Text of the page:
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INDEPENDENT BANKERS ASSN. OF NEW YORK STATE INC. V

December 2, 1983

INDEPENDENT BANKERS ASSOCIATION OF NEW YORK STATE INC. and The Canandaigua National Bank and Trust Company, Plaintiffs,
v.
MARINE MIDLAND BANK, N.A. and Wegman's Food Markets, Inc., Defendants.



The opinion of the court was delivered by: TELESCA

MEMORANDUM DECISION and ORDER

TELESCA, District Judge.

Plaintiffs, the Independent Bankers Association of New York State, Inc. and The Canadaigua National Bank and Trust Company have brought the present action against Marine Midland Bank, N.A. ("Marine Midland"), a federally chartered institution, for alleged violation of Section 36 of the National Banking Act, 12 U.S.C. Section 36, and against Wegman's Food Markets, Inc. ("Wegman's"), the owner of a chain of supermarkets in the western New York areas, for alleged violation of Section 131 of the New York Banking Law. Defendant Wegman's now moves pursuant to F.R.Civ.P. 12(b)(1) to dismiss plaintiffs' complaint for lack of subject matter jurisdiction. For the reasons set forth below, Wegman's motion is denied.

 FACTUAL BACKGROUND

 This action arises out of the operation of an automated teller machine ("A.T.M.") at the Wegman's supermarket in Canandaigua, New York. An A.T.M. is, in essence, a computer terminal located at the supermarket through which a customer can process various transactions with his or her bank. One of the banking institutions which utilizes Wegman's A.T.M. is defendant, Marine Midland.

 The complaint alleges that Marine Midland's participation in the A.T.M. arrangement at Wegman's in Canandaigua constitutes "branch banking" as definded in 12 U.S.C. Section 36(f). *fn1" Because the federal statute in question applies only to national banks, no violation of 12 U.S.C. Section 36 has been or could be alleged against Wegman's. Rather, plaintiffs have brought a second claim against Wegman's alleging a violation of Section 131 of the New York Banking Law, which generally prohibits unauthorized banking in New York. *fn2"

 The question presented on this motion is whether this Court should exercise pendent jurisdiction over the state law claim against Wegman's, a party not otherwise subject to jurisdiction under the federal claim alleged.

 I.

 In order to evaluate whether jurisdiction over Wegman's in this case is proper, a two-fold inquiry must be made: (1) whether this Court has the judicial power to decide the state law claim against Wegman's and (2) assuming such power exists, whether this Court should, in the exercise of its discretion, decline plaintiffs' invitation to adjudicate the state law claim. Leather's Best Inc. v. S. S. Mormaclynx, 451 F.2d 800, 809 (2nd Cir.1971). If the judicial power to hear such a pendant party claim does not exist, there is no need to proceed further and Wegman's motion must be granted.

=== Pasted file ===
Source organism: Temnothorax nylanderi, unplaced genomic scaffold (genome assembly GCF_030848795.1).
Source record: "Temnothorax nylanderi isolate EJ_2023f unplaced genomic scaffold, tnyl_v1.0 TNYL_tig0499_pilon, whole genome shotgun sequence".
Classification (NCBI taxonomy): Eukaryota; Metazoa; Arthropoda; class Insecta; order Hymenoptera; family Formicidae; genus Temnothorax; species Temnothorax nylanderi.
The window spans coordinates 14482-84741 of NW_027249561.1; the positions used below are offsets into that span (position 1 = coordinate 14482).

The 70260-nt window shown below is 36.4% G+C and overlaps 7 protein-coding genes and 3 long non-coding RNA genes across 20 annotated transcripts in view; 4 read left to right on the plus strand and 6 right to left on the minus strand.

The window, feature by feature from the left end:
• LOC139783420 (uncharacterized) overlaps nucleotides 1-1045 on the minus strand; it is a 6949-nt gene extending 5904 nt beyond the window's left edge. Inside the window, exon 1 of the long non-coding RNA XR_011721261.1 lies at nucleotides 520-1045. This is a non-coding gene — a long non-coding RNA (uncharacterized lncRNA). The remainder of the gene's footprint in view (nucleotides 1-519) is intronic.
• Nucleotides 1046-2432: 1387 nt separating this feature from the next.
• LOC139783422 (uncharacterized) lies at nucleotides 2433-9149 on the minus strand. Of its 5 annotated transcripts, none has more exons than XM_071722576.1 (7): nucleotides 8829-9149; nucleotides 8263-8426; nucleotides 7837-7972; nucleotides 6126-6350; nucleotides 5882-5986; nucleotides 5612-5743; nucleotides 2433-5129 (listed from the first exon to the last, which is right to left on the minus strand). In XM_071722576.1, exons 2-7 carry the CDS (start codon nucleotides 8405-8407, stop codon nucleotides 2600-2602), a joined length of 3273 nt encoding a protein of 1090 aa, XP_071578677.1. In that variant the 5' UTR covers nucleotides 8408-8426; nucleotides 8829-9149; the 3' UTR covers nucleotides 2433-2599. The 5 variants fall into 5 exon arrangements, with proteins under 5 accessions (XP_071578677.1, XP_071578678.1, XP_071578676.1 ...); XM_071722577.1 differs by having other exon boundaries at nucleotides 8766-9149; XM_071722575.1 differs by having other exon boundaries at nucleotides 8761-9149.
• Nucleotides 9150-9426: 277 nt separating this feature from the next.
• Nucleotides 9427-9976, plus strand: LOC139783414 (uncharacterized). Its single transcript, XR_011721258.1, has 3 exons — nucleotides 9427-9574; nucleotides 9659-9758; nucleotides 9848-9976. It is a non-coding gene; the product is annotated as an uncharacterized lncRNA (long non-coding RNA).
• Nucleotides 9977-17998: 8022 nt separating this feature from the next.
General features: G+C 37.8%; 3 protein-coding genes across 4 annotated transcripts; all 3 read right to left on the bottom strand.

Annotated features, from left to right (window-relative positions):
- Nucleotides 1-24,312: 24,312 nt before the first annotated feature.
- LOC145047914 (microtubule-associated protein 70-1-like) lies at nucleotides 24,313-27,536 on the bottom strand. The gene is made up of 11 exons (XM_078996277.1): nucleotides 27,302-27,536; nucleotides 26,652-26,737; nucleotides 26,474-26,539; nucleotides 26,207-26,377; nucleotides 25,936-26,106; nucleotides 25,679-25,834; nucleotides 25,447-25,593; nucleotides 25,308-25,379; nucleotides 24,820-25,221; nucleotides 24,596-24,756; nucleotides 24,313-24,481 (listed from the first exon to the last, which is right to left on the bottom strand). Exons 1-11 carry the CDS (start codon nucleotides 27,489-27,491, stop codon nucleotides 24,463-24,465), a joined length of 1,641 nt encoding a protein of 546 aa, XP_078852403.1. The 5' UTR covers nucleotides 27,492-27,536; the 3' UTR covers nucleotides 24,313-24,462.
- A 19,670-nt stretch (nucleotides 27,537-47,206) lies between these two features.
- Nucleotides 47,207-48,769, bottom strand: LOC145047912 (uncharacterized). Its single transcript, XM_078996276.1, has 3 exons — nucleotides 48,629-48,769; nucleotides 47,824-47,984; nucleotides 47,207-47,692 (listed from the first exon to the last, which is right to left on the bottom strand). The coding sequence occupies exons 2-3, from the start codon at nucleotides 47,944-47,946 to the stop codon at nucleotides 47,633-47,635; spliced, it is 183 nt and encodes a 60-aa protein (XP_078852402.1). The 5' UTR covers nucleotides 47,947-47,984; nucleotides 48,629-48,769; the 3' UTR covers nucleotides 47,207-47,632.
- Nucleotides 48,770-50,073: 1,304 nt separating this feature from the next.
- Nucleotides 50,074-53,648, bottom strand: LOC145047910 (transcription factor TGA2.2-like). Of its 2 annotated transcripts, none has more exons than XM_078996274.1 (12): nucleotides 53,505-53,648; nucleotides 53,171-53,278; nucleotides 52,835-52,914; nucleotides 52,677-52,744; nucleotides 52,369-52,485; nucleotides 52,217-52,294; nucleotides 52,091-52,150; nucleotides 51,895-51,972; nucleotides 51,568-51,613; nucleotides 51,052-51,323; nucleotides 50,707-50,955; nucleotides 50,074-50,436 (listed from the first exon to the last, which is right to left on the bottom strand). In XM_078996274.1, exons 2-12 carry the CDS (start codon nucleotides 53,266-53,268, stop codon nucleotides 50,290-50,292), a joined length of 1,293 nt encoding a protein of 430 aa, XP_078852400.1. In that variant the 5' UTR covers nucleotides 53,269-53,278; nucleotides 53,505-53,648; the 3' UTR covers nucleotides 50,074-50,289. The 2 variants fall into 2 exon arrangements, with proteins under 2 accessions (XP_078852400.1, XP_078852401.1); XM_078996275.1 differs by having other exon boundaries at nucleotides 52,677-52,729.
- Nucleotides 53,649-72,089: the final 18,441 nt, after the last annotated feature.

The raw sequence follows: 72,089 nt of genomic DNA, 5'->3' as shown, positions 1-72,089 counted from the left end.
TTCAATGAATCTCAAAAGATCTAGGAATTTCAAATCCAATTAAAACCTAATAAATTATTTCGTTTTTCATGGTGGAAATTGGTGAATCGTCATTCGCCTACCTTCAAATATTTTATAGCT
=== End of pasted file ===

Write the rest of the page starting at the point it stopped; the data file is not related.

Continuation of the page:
A. Judicial Power to Hear a Pendent Claim

 In Osborn v. Bank of the United States, 22 U.S. 738, 9 Wheat 738, 6 L. Ed. 204 (1824) Chief Justice Marshal wrote: "When a question to which the judicial power of the union is extended by the Constitution, forms an ingredient of the original cause, it is in the power of Congress to give the circuit courts jurisdiction of that case, although other questions of fact or law may be involved in it." Id. at 823, 6 L. Ed. 204. Although this concept of pendant jurisdiction was born in the early part of the 19th Century, it has proved a troublesome concept to apply.In Hurn v. Oursler, 289 U.S. 238, 53 S. Ct. 586, 77 L. Ed. 1148 (1933), the Supreme Court introduced the "cause of action" test for determining pendant jurisdiction holding that pendant jurisdiction could be exercised over two distinct grounds, one state and one federal, which were presented in support of a single cause of action, but could not do so where the state claim was itself a distinct and separate cause of action. Finally, in United Mine Workers v. Gibbs, 383 U.S. 715, 86 S. Ct. 1130, 16 L. Ed. 2d 218 (1976) the court abandoned this "unnecessarily grudging" approach and formulated a new test to determine when a district court possessed the judicial power to exercise jurisdiction over a pendant state claim.

 Pendant jurisdiction, in the sense of judicial power, exists whenever there is a claim "arising under [the] Constitution, the laws of the United States, and treaties made or which shall be made, under their authority . . .," U.S. Const. Art. III, Section 2, and the relationship between that claim and the state claim permits the conclusion that the entire action before the court comprises but one constitutional "case". The Federal claim must have substance sufficient to confer subject matter jurisdiction on the court. . . . The state and federal claims must derive from a common nucleus of operative fact. But if, considered without regard to their federal or state character, a plaintiff's claims are such that he would ordinarily be expected to try them all in one judicial proceeding, then, assuming substantiality of the federal issues, there is power in federal courts to hear the whole. Id. at 725, 86 S. Ct. at 1138.

 Applying this test to the facts presently before me, I conclude that the Gibbs test of constitutional power to hear the state claim has been satisfied. The "nucleus of operative fact" here concerns the operation of the A.T.M. machine at the Canandaitgua Wegman's store. In order to decide both the state and federal claims, the Court will have to fully explore what transactions are conducted through the A.T.M., who benefits from these transactions and a variety of other common questions of fact. Thus, leaving aside for ...


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